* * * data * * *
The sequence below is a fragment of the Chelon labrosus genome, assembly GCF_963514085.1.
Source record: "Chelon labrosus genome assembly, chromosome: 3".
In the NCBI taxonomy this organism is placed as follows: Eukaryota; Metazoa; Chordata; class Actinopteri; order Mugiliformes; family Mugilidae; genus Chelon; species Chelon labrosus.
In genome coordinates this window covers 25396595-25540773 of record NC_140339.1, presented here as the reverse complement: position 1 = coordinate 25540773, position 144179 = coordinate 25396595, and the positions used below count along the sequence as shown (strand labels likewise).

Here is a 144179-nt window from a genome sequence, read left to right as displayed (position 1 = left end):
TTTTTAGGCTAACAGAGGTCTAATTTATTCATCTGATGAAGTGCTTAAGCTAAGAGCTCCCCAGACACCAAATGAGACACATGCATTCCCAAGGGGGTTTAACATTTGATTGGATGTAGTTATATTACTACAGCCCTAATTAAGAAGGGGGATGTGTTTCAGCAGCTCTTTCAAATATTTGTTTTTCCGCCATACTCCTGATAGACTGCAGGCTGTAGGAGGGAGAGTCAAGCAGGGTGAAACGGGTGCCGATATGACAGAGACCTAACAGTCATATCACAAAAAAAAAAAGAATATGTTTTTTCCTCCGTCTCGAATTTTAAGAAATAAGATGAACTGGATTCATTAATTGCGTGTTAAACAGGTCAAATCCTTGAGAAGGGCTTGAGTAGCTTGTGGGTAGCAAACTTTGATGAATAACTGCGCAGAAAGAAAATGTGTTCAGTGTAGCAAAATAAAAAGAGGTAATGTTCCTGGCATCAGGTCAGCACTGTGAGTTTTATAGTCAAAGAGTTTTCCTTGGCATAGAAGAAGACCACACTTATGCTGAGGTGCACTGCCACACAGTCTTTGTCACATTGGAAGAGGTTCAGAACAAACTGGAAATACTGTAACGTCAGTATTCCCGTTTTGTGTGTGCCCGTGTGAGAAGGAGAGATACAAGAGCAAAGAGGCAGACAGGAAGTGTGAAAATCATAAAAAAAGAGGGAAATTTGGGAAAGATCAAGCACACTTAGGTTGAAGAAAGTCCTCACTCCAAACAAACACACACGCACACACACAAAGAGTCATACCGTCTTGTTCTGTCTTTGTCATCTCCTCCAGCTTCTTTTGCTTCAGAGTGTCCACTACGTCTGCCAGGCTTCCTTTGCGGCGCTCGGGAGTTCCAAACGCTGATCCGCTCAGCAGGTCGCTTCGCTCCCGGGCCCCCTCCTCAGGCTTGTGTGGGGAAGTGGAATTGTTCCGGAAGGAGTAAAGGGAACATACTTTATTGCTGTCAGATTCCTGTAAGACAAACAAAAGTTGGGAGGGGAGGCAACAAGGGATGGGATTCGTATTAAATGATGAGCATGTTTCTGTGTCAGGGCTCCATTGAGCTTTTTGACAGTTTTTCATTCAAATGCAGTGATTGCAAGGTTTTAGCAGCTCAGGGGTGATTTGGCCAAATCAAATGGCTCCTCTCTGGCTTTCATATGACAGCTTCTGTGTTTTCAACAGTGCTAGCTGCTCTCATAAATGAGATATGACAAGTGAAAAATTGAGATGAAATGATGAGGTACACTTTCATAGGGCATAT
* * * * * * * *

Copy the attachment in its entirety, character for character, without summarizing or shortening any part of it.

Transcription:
The sequence below is a fragment of the Chelon labrosus genome, assembly GCF_963514085.1.
Source record: "Chelon labrosus genome assembly, chromosome: 3".
In the NCBI taxonomy this organism is placed as follows: Eukaryota; Metazoa; Chordata; class Actinopteri; order Mugiliformes; family Mugilidae; genus Chelon; species Chelon labrosus.
In genome coordinates this window covers 25396595-25540773 of record NC_140339.1, presented here as the reverse complement: position 1 = coordinate 25540773, position 144179 = coordinate 25396595, and the positions used below count along the sequence as shown (strand labels likewise).

Here is a 144179-nt window from a genome sequence, read left to right as displayed (position 1 = left end):
TTTTTAGGCTAACAGAGGTCTAATTTATTCATCTGATGAAGTGCTTAAGCTAAGAGCTCCCCAGACACCAAATGAGACACATGCATTCCCAAGGGGGTTTAACATTTGATTGGATGTAGTTATATTACTACAGCCCTAATTAAGAAGGGGGATGTGTTTCAGCAGCTCTTTCAAATATTTGTTTTTCCGCCATACTCCTGATAGACTGCAGGCTGTAGGAGGGAGAGTCAAGCAGGGTGAAACGGGTGCCGATATGACAGAGACCTAACAGTCATATCACAAAAAAAAAAAGAATATGTTTTTTCCTCCGTCTCGAATTTTAAGAAATAAGATGAACTGGATTCATTAATTGCGTGTTAAACAGGTCAAATCCTTGAGAAGGGCTTGAGTAGCTTGTGGGTAGCAAACTTTGATGAATAACTGCGCAGAAAGAAAATGTGTTCAGTGTAGCAAAATAAAAAGAGGTAATGTTCCTGGCATCAGGTCAGCACTGTGAGTTTTATAGTCAAAGAGTTTTCCTTGGCATAGAAGAAGACCACACTTATGCTGAGGTGCACTGCCACACAGTCTTTGTCACATTGGAAGAGGTTCAGAACAAACTGGAAATACTGTAACGTCAGTATTCCCGTTTTGTGTGTGCCCGTGTGAGAAGGAGAGATACAAGAGCAAAGAGGCAGACAGGAAGTGTGAAAATCATAAAAAAAGAGGGAAATTTGGGAAAGATCAAGCACACTTAGGTTGAAGAAAGTCCTCACTCCAAACAAACACACACGCACACACACAAAGAGTCATACCGTCTTGTTCTGTCTTTGTCATCTCCTCCAGCTTCTTTTGCTTCAGAGTGTCCACTACGTCTGCCAGGCTTCCTTTGCGGCGCTCGGGAGTTCCAAACGCTGATCCGCTCAGCAGGTCGCTTCGCTCCCGGGCCCCCTCCTCAGGCTTGTGTGGGGAAGTGGAATTGTTCCGGAAGGAGTAAAGGGAACATACTTTATTGCTGTCAGATTCCTGTAAGACAAACAAAAGTTGGGAGGGGAGGCAACAAGGGATGGGATTCGTATTAAATGATGAGCATGTTTCTGTGTCAGGGCTCCATTGAGCTTTTTGACAGTTTTTCATTCAAATGCAGTGATTGCAAGGTTTTAGCAGCTCAGGGGTGATTTGGCCAAATCAAATGGCTCCTCTCTGGCTTTCATATGACAGCTTCTGTGTTTTCAACAGTGCTAGCTGCTCTCATAAATGAGATATGACAAGTGAAAAATTGAGATGAAATGATGAGGTACACTTTCATAGGGCATAT